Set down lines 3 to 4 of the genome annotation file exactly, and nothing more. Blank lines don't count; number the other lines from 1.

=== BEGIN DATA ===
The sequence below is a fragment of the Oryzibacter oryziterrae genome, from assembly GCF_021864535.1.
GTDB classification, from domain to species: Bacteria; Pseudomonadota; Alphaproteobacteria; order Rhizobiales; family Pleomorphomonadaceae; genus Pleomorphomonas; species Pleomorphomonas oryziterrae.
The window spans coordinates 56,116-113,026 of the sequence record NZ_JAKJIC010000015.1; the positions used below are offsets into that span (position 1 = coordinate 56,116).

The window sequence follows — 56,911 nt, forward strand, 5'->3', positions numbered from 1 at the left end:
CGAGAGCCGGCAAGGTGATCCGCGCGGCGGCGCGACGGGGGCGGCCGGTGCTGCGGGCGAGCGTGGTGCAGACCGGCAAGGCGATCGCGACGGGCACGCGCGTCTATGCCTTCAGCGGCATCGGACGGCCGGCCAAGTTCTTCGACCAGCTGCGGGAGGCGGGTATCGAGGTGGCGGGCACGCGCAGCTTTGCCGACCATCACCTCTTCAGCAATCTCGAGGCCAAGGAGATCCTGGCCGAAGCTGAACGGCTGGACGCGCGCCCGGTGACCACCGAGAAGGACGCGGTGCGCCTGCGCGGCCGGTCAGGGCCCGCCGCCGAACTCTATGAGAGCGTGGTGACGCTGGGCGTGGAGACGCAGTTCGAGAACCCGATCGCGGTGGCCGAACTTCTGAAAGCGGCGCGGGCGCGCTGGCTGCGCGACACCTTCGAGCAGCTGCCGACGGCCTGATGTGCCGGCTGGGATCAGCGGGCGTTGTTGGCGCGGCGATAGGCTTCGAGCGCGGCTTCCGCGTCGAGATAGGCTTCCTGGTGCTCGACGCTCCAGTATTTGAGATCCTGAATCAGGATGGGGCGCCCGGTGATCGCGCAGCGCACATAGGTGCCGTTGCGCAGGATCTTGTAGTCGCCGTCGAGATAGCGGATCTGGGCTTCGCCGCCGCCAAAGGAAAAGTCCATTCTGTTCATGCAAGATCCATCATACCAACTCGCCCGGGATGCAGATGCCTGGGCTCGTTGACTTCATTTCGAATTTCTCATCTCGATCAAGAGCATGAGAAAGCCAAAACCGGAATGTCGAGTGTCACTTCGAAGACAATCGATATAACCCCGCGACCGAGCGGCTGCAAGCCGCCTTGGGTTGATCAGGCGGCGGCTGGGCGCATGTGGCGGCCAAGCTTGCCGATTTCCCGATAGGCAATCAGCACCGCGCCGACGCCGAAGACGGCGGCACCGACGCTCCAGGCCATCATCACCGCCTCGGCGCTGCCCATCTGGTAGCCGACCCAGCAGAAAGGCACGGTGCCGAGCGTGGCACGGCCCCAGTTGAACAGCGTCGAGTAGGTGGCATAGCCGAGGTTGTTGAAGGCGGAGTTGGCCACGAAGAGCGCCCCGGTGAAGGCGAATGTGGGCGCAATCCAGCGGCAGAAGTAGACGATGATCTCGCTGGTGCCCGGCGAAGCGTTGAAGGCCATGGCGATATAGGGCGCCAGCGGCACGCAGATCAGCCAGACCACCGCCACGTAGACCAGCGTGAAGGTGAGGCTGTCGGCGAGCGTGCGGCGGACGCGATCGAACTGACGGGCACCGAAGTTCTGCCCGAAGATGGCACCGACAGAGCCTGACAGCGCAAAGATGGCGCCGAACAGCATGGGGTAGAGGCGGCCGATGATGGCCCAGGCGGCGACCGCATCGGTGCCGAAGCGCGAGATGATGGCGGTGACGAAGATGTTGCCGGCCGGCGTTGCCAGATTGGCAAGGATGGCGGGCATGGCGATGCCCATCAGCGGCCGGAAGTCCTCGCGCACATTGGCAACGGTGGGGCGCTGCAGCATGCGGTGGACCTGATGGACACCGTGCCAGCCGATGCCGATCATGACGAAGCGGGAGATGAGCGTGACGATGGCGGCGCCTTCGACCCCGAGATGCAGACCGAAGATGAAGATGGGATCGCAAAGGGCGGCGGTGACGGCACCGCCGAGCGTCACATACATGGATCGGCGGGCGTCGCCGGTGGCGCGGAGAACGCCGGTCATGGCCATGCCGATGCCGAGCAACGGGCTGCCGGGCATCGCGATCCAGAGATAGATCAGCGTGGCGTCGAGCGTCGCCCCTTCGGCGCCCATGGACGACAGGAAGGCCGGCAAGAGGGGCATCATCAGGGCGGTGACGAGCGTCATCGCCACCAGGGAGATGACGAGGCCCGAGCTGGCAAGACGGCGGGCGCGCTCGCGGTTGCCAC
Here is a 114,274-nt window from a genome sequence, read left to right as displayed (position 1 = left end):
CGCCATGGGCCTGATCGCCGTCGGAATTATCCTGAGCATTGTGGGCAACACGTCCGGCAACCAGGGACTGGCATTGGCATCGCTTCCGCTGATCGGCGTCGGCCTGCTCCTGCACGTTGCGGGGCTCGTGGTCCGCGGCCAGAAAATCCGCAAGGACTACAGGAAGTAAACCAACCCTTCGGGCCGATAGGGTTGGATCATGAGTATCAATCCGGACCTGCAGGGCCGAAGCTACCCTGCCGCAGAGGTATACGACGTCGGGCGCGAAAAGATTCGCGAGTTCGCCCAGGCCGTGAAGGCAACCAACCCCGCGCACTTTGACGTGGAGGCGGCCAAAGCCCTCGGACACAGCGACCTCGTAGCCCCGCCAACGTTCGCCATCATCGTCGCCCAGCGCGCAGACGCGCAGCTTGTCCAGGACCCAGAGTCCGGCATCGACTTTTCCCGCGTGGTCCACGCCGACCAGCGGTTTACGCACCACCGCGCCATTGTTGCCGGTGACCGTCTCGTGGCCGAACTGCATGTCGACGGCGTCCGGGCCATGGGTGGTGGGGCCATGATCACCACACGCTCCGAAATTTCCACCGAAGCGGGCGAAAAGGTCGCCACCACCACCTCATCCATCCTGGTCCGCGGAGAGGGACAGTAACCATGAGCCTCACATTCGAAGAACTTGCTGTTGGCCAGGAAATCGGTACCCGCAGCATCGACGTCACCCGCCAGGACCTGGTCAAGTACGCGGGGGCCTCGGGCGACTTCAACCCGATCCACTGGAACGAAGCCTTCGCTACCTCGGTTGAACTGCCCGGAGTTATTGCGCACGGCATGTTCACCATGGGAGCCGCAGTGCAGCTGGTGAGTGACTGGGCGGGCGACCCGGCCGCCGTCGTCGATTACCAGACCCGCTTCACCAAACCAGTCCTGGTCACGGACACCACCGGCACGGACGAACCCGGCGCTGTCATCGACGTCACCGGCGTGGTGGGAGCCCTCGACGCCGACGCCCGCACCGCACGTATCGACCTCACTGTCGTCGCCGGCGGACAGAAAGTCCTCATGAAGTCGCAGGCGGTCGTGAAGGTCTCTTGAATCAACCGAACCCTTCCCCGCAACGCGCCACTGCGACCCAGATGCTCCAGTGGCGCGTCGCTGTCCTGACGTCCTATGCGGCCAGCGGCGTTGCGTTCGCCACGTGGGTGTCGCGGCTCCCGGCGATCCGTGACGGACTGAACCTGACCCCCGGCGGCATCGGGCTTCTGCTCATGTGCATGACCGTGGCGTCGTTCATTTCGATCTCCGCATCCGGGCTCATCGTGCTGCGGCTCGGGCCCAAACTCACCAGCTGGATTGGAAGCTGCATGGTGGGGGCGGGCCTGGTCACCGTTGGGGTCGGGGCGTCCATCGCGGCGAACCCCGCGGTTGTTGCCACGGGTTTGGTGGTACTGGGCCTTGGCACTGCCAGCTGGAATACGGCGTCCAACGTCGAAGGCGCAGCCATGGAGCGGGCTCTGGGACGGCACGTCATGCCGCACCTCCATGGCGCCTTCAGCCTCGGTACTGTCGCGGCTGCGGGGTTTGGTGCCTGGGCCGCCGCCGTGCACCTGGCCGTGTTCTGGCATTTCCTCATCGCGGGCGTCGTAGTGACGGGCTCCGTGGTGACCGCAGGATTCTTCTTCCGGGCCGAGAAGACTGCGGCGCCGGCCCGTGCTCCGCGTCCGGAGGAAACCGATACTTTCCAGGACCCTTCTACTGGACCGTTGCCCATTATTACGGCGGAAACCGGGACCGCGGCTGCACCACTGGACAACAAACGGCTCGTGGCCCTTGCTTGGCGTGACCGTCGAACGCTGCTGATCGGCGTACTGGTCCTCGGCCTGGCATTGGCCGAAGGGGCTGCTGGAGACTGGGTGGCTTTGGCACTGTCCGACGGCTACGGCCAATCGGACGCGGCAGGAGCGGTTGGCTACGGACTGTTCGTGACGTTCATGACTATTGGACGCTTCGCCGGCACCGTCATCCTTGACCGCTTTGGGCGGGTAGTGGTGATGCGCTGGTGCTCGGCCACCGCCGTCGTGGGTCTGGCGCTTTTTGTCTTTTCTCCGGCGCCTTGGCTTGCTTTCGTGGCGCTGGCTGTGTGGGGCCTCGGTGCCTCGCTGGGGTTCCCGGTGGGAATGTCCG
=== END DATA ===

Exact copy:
The window spans coordinates 56,116-113,026 of the sequence record NZ_JAKJIC010000015.1; the positions used below are offsets into that span (position 1 = coordinate 56,116).

The window sequence follows — 56,911 nt, forward strand, 5'->3', positions numbered from 1 at the left end: